In this paper, the FEFG method for the 3D elasticity problem is established. The 3D elasticity problems are divided into a set of related 2D problems along the dimension splitting direction. Then, the IEFG method is chosen to solve these 2D problems. The FDM is selected in the dimension splitting direction. The final solvable discrete system equations of the 3D elasticity problem are obtained. In contrast to the IEFG method, the FEFG method saves the computing time of the shape function by reducing the dimensionality. Furthermore, the numerical results of the FEFG method and the IEFG method are both agree with the analytical results. Numerical examples indicate that the FEFG method for three-dimensional elasticity problems is efficient and convergent.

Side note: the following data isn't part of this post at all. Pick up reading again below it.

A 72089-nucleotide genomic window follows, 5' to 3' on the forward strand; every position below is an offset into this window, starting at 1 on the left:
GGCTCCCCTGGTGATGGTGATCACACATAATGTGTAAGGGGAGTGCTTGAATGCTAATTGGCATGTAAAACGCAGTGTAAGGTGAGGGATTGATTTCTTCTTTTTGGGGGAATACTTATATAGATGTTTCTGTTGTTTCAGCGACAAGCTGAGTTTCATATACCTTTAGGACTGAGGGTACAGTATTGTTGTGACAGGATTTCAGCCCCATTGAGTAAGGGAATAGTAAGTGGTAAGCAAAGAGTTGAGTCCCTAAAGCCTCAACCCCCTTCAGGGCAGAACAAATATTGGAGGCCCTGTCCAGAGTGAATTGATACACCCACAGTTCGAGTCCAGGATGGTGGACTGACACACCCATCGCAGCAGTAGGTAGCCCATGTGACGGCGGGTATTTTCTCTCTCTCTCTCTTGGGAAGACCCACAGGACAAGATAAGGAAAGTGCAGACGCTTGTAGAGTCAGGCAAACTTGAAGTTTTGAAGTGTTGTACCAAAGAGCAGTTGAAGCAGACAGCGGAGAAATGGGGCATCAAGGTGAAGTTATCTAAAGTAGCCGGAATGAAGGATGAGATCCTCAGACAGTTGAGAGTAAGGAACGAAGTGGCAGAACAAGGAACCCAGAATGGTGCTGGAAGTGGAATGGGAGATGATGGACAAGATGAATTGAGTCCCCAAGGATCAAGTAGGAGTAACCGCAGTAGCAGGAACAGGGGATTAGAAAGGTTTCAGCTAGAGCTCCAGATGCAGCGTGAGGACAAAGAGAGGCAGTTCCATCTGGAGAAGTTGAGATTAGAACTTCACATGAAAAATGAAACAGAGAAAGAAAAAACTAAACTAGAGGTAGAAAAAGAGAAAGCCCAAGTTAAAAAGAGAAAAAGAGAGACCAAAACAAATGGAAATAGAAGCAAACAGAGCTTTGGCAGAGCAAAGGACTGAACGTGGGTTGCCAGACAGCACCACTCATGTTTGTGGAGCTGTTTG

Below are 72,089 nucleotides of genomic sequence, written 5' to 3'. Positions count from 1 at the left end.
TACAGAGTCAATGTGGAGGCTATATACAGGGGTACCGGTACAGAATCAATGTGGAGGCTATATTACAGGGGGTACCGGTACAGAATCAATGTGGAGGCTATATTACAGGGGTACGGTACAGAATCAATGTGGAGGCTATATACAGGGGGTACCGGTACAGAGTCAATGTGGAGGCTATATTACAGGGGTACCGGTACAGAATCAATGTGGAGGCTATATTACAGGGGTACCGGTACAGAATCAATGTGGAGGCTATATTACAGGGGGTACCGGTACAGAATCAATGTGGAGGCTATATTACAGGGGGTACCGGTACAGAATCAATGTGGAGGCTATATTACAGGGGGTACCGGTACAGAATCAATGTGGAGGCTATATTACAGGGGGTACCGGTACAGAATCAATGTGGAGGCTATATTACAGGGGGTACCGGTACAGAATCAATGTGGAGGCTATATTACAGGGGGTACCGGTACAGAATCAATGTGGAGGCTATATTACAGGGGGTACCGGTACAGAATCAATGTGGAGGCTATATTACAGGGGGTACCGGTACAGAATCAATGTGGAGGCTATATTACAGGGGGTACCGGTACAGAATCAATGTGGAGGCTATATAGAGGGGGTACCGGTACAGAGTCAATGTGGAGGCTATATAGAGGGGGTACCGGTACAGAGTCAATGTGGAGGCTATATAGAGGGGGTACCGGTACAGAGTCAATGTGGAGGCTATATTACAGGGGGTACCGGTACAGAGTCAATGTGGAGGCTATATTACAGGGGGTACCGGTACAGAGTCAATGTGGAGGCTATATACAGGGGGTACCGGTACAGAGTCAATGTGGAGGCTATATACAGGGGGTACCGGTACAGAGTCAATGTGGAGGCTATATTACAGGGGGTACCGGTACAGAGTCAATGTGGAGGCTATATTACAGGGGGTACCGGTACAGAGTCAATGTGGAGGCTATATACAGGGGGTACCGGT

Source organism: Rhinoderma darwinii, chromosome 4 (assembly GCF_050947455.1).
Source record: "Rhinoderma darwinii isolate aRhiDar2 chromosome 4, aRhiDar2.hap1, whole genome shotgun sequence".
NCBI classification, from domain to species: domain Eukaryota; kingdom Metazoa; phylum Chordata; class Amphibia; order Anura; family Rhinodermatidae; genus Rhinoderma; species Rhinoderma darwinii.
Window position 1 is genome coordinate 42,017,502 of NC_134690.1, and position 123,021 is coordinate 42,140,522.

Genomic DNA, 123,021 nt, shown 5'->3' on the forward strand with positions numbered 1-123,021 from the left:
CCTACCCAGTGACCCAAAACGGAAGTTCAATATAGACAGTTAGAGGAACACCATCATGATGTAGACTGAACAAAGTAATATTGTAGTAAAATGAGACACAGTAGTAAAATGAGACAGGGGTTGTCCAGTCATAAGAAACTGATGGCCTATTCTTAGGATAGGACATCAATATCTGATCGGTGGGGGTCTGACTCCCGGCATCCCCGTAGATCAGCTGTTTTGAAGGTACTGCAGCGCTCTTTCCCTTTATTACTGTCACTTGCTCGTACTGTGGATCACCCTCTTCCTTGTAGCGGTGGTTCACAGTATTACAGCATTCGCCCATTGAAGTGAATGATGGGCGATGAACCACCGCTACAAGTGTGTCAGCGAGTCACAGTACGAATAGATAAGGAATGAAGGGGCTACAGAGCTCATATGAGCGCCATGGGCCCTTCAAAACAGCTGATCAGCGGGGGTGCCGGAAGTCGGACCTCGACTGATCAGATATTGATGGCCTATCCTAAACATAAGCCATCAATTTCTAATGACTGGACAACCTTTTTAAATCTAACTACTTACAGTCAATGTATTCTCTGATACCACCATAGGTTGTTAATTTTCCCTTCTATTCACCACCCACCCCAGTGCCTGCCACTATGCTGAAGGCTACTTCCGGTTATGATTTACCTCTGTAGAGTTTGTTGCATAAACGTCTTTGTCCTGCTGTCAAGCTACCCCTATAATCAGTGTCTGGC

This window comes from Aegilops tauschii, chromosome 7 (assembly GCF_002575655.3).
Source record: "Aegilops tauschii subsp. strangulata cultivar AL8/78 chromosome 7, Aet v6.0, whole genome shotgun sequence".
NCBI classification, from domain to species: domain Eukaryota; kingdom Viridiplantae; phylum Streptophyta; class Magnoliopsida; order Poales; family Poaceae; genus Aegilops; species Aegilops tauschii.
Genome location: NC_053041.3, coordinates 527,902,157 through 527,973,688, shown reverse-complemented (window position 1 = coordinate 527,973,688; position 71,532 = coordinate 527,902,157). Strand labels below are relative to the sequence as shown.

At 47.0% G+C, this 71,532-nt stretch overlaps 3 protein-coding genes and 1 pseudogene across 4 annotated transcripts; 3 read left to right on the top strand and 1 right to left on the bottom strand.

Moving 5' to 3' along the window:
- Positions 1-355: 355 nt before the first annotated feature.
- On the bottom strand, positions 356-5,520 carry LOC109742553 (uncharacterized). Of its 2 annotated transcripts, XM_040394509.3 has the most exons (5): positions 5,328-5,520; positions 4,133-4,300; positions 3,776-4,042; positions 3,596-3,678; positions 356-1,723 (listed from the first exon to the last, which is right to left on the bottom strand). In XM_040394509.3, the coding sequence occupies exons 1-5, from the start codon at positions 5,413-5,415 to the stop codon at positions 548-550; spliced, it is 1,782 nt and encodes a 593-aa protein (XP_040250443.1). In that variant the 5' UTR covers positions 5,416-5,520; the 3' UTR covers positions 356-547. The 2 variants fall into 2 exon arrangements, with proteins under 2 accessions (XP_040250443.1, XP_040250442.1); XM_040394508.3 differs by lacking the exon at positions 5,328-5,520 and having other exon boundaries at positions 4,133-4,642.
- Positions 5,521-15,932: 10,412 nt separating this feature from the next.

Funding Statement: This work was supported by the National Natural Science Foundation of China (Grant Nos. 52004169 and 11571223).

Conflicts of Interest: The authors declare that they have no conflicts of interest to report regarding the present study.